- Pakistan: Dengue Outbreak - Sep 2017
- Pakistan: Floods and Heavy Snowfalls - Jan 2017
- Pakistan: Floods and Landslides - Jun 2016
- Pakistan: Floods and Landslides - Mar 2016
- Afghanistan/Pakistan: Earthquake - Oct 2015
- Pakistan: Floods - Apr 2015
- Pakistan: Floods - Sep 2014
- Pakistan: Drought - 2014-2017
- Pakistan: Polio Outbreak - 2014-2017
- Pakistan: Dengue Outbreak - Oct 2013
Maps & Infographics
Most read (last 30 days)
- Government of Pakistan launches US$37 million UNDP-supported project to protect some 30 million people from dangerous glacial lake outburst floods and other climate change impacts
- Aga Khan Agency for Habitat and World Food Programme work to build capacity in disaster preparedness and response
- Pakistan: Afghan Refugees and Undocumented Afghans Repatriation (10 - 16 June 2018)
- Pakistan - Complex Emergency Fact Sheet #3, Fiscal Year (FY) 2018
- Active USG Programs for the Pakistan Response (Last Updated 07/06/18)
The Protection Capacity Standby Project (ProCap) and the Gender Capacity Standby Project (GenCap) are inter-agency resources to strengthen the humanitarian system’s capacity in protection and gender. The projects maintain rosters of senior experts deployed to countries in emergencies. The ProCap project has also developed a protection training for members of other surge capacity mechanisms. Both projects were initially designed as temporary stop-gap measures.
The APRC Annual Report 2011 showcases our impact over the year highlighting results in priority areas of work, including: MDG acceleration and social protection; gender equality; climate change and crisis resilience. Finding effective approaches to these complex issues required thinking outside of the thematic silos and combining the knowledge and expertise of all APRC practice teams.
The monsoon of 2011 was manifested by remarkably high rainfall in South Asia. In Pakistan, there were wide spread rains. However the major downpour was in Sindh province where cumulative rainfall varied from 400 mm to around 1300 mm. These rains inundated large areas in Sindh and other provinces causing damage to crops, infrastructure and human settlements, thus adversely affecting national economy.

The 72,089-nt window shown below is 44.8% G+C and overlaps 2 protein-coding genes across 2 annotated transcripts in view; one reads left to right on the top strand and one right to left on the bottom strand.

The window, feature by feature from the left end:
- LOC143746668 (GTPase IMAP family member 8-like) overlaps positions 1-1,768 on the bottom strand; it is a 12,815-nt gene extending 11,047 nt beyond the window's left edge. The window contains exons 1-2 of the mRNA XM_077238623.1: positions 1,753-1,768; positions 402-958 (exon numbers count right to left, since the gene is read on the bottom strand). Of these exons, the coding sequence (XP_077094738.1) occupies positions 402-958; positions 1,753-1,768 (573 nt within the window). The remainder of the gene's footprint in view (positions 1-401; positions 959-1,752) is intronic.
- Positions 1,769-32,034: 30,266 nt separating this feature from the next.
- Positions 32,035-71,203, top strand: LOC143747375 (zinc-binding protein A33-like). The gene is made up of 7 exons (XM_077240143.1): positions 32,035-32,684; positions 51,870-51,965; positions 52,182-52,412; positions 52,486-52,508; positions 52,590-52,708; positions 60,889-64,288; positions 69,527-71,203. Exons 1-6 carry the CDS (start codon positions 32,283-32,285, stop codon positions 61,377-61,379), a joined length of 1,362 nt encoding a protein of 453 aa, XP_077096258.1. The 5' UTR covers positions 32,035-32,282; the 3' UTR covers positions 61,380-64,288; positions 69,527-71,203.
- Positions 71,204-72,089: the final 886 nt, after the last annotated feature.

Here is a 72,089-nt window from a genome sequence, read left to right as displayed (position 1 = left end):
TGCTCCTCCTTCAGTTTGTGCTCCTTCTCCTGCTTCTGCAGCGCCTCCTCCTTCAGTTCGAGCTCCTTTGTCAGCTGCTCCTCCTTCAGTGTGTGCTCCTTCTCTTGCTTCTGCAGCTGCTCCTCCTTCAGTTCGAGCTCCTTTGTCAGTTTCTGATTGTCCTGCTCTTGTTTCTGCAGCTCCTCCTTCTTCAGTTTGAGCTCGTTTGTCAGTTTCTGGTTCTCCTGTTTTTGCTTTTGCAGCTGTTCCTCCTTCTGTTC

Thematic Review & Capacity Assessment of Save the Children Denmark, with special focus on Partnerships in Development and Humanitarian Assistance
This report has been prepared in response to the Terms of Reference (TOR) issued by the Danish Ministry of Foreign Affairs (MFA) of September 2011 (see Annex A). The overall objectives of the review are to:
The Government repatriated 10,500 families from the Jalozai to their place of origin.
Merlin is supporting 31 SHFs and 18 MHTs in Sindh.
Currently Muslim Aid is running 03 mobile health units at Mirpur Khas and 02 at Sanghar with a team of 08 doctors, 10 dispensers, 06 LHVs and 10 Support Staff. At Mirpur Khas, 8987 patients have been provided free services till 15th December, 2011.
Jed Friedman, Seo Yeon Hong, Xiaohui Hou
In July 2010, Pakistan was hit by one of the most devastating flood disasters in the country’s history. The disaster affected 20 million people and inundated nearly 20 percent of the country. The sheer scale and scope of the disaster severely challenged the capacity of the entire humanitarian community (Government, UN and NGOs), including CARE.
• Around 3 million flood-affected, food-insecure people in Sindh and Balochistan provinces urgently need agricultural support. One out of three people have been struck by floods both this and last year.
• Further agricultural losses can be prevented with timely donor support. Prioritized FAO interventions:
ensure planting where conditions permit through provision of crop seeds and fertilizer, and repair of vital infrastructure through cash-for-work schemes.
1 ‐ Executive Summary
This is the report of the Real Time Evaluation of the International Humanitarian Community’s response to the 2010 Floods in Pakistan. The evaluation was commissioned by the Inter‐Agency Standing Committee (IASC), funded by OCHA and undertaken by a team of four evaluators between January and March 2011. The team visited Pakistan two times.
The Government of Japan has decided to extend financial support of US$ 95,816 (approx. Rs 8.2 million) to the Sanj Welfare Society (SWS) for the provision of potable water supply system in Village Pharel, District Rawalpindi, Punjab.
The agreement for the project was signed between Mr. Hiroshi OE, Ambassador of Japan to Pakistan and Mr. Muhammad Fayyaz, President of SWS on Wednesday, December 28, 2011 at the Japanese Ambassador’s residence in Islamabad.
Epidemiological week no. 51 (16 to 22 December, 2011)
• 80 districts and 2 agencies provided surveillance data to the DEWS this week from 2,766 health facilities. Data from mobile teams is reported through sponsoring BHU or RHC.
• A total of 825,060 consultations were reported through DEWS of which 236,614 (29%) were acute respiratory infections (ARI); 68,105 (8%) were Skin disease; 57,275 (7%) were acute diarrhoea; and 50,358 (6%) were suspected malaria.